Amendment, by leave, withdrawn.

[Amendment No. 133 not moved.]

Schedule 12 [Schedule to be inserted into the Protection of Children Act 1978]:

Viscount Bridgeman moved Amendment No. 134:

The noble Viscount said: My Lords, I shall speak also to Amendment No. 136. I hope that we, too, can take advantage of the open door. This follows on from the previous grouping spoken to by my noble friend Lady Anelay. Due to time constraints in Committee, I was unable to move the amendment before the Summer Recess.

As the Joint Committee on Human Rights summarised in its report, the Bill introduces a newer

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and wider procedure for the forfeiture of indecent photographs of children held by the police. The report stated:

These probing amendments would insert new sub-paragraphs into Schedules 12 and 13 to ensure that, where the court was not satisfied that the relevant property was forfeitable, the relevant officer extinguished all the information that he had obtained from the forfeiture.

The aim of the amendment is to question whether the police should or would keep copies of information seized in this context if the court had ordered its return. In some ways, it has a parallel in the debate surrounding data protection and whether the police should keep DNA records of innocent individuals on file, although it is a different medium. I beg to move.

Lord Dholakia: My Lords, the amendment was tabled by the Conservatives in Committee, but it was not moved. We support the amendment. It states that an officer should not keep any information about the content of the property if the court finds that that person does not have forfeitable property in his possession; for example, indecent photographs, or pseudo-photographs, of a child. I presume that this is to protect the child in the images.

Lord Bassam of Brighton: My Lords, I shall go carefully, because I am seeking to persuade noble Lords opposite that their amendment is not effective in the way in which they might envisage and could, to an extent, be self-defeating. I ask them to bear with me.

The provisions in the Bill allow the police to forfeit indecent images of children and the storage equipment that holds them. The amendments would amend our proposed procedures so that, once it is found that the property should be returned to the owner, the police must destroy all information about the property which is in their possession.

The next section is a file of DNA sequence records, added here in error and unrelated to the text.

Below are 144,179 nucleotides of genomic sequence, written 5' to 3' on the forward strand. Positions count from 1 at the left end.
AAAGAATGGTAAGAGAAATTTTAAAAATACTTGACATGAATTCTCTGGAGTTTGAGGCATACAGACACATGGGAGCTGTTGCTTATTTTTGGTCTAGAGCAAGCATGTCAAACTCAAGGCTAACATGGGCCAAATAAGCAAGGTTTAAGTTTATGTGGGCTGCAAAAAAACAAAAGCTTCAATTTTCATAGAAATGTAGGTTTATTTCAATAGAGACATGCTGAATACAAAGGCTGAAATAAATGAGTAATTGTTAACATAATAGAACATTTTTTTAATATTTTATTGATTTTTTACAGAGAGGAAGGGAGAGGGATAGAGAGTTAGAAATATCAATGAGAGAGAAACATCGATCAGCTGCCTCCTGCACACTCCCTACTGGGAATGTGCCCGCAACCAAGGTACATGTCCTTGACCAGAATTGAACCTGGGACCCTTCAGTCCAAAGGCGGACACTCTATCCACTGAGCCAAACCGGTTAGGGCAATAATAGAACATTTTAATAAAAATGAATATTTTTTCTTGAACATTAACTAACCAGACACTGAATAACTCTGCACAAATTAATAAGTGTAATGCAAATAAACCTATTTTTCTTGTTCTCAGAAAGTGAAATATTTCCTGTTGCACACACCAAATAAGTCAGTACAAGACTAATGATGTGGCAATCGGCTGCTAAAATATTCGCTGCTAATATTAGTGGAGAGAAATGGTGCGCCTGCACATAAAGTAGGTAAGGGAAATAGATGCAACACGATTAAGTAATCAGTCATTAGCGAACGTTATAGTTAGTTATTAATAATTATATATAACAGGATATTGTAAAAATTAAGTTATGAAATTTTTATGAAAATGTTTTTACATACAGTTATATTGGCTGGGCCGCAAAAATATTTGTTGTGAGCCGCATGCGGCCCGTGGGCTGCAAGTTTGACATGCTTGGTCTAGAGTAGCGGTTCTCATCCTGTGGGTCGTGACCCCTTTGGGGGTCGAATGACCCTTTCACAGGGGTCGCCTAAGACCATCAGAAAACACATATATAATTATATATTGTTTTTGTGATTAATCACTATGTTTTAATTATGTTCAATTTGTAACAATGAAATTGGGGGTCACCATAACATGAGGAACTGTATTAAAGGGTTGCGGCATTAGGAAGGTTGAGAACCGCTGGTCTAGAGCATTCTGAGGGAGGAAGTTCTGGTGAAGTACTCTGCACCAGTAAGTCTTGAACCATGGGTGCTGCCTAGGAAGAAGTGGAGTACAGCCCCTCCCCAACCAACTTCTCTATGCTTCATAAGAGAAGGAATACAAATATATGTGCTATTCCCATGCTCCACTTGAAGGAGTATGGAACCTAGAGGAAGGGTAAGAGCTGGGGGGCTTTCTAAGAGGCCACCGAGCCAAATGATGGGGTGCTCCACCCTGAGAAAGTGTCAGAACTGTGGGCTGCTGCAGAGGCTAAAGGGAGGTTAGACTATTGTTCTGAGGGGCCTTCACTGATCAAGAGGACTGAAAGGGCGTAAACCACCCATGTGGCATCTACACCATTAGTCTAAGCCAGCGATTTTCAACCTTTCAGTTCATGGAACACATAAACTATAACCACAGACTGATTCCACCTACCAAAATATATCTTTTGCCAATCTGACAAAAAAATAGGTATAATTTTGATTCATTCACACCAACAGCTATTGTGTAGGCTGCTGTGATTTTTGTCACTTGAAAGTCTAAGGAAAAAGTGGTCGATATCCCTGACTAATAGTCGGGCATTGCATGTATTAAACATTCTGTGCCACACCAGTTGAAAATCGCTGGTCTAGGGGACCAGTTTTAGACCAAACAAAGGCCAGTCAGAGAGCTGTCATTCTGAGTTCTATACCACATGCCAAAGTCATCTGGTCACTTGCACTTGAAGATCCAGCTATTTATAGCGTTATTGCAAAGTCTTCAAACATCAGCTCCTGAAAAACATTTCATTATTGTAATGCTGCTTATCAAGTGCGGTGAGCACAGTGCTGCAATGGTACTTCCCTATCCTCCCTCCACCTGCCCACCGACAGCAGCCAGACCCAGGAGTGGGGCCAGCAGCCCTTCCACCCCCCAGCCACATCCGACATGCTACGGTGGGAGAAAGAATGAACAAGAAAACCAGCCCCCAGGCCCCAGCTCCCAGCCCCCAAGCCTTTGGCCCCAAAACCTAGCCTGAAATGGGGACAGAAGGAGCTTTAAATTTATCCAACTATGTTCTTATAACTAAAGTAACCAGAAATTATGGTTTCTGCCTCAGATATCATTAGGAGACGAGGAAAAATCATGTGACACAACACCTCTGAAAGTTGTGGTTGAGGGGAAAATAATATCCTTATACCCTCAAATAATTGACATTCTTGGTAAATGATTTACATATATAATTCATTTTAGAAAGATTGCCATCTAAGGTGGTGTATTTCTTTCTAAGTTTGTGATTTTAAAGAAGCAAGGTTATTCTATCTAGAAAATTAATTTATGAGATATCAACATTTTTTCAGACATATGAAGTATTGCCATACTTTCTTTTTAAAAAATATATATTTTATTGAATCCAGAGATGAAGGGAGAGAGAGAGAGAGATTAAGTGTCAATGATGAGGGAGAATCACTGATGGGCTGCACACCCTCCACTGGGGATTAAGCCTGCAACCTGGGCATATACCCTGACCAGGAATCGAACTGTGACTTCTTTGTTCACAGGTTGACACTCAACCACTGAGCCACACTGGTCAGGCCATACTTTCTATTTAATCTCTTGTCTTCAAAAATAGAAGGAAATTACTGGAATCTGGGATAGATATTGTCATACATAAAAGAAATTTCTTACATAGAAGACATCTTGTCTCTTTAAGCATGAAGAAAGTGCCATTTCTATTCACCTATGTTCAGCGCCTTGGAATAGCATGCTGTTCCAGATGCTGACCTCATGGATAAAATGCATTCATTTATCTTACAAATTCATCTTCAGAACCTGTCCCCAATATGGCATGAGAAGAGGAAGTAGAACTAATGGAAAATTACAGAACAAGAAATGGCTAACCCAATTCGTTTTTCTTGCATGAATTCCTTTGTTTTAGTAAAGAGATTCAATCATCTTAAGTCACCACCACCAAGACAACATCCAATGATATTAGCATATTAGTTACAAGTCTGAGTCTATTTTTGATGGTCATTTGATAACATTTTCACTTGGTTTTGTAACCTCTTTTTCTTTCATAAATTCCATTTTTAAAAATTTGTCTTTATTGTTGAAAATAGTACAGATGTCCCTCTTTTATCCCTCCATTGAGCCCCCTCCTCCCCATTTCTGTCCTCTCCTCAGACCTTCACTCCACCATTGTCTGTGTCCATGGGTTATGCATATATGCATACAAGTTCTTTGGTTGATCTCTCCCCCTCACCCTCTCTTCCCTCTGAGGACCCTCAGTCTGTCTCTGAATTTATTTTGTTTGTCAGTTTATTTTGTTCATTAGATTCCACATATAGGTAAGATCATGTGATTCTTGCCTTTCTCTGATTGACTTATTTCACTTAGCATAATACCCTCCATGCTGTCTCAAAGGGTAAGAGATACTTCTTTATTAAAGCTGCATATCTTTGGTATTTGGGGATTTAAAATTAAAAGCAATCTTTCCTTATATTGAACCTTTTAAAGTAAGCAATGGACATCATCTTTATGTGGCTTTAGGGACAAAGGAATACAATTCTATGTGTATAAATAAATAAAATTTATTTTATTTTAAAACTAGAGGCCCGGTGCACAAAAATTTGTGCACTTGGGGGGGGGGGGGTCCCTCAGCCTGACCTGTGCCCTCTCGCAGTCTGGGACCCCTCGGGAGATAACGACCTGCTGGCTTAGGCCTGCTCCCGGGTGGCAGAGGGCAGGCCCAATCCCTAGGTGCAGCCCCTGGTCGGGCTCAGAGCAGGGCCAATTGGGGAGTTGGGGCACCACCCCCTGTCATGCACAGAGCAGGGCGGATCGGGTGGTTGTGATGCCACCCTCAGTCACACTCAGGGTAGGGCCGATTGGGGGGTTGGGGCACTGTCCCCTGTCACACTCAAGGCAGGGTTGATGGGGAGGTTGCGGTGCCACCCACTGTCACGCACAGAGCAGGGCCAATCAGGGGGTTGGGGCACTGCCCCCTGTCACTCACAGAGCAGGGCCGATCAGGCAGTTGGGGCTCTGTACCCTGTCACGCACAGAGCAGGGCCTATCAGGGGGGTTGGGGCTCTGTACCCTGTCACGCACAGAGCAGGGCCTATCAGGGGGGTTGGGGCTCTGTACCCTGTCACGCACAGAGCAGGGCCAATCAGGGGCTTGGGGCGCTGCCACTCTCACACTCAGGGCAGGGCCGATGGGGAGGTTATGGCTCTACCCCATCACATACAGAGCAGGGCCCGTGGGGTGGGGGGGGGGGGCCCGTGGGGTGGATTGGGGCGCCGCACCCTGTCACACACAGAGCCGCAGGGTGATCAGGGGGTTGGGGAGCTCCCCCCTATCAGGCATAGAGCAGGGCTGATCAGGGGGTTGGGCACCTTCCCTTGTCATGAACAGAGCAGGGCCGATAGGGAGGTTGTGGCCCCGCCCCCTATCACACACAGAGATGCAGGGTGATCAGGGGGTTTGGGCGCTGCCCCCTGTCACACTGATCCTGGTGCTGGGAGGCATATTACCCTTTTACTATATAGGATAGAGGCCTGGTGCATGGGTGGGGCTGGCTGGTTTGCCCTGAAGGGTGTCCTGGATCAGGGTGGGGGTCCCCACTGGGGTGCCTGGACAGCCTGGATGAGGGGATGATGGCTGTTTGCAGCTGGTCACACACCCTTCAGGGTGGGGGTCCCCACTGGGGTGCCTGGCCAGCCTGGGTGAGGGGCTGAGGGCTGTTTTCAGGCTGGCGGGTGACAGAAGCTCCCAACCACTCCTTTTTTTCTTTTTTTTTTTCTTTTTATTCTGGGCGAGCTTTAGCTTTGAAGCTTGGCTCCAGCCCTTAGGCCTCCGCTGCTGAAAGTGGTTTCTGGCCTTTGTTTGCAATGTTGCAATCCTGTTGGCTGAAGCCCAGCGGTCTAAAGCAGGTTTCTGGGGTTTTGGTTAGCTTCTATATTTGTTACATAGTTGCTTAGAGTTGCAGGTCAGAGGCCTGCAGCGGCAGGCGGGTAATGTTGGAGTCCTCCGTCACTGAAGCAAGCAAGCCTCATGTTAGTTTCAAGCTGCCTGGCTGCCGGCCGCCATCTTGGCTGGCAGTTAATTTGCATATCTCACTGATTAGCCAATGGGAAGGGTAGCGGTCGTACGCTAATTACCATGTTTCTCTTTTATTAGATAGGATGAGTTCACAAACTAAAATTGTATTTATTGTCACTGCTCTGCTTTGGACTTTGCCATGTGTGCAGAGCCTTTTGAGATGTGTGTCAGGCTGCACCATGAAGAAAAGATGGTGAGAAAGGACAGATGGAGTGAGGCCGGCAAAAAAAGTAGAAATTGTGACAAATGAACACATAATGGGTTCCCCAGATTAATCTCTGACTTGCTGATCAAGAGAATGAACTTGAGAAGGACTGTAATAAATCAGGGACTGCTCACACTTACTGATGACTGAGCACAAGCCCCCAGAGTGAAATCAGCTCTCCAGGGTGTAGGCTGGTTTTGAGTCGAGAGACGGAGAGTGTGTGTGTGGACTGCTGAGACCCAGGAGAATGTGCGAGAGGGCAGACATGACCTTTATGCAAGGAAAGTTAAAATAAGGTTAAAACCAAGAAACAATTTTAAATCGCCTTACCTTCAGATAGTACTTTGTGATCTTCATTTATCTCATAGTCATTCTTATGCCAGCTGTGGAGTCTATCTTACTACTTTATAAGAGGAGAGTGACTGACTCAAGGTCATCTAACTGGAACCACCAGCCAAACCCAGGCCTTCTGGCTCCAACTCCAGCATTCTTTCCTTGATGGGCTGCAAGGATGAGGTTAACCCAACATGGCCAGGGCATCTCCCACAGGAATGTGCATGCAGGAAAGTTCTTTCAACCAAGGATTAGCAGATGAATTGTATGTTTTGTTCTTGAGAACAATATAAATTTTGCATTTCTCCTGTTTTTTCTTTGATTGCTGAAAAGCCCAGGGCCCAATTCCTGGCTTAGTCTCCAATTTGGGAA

Clauses 44 and 45 and Schedules 12 and 13 amend the current law so as to close a small technical loophole in the law. They will allow the police to forfeit indecent images of children and the devices that hold them following any lawful seizure. As we have explained previously, this is a small loophole, because if the person is convicted of an offence in respect of the material, it can be forfeited on conviction under Section 143 of the Powers of the Criminal Courts (Sentencing) Act 2000. These new provisions do not affect that power.

However, there are limited circumstances in which there may be no conviction. In those cases, the Protection of Children Act 1978 allows the courts to forfeit such articles following a seizure under a

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warrant under that Act, but the court has no power to forfeit articles brought before it under other powers of seizure; for example, during a fraud investigation. Technically, in such instances, the articles may have to be returned to the offender.

Our reforms will move the power of forfeiture into the hands of the police, regardless of the powers of seizure used, and will provide an avenue of appeal to the courts for owners or third parties with an interest in the articles. The amendments would require the police to destroy any record of lawfully seized material once the courts have decided that material is non-forfeitable and should be returned to owners.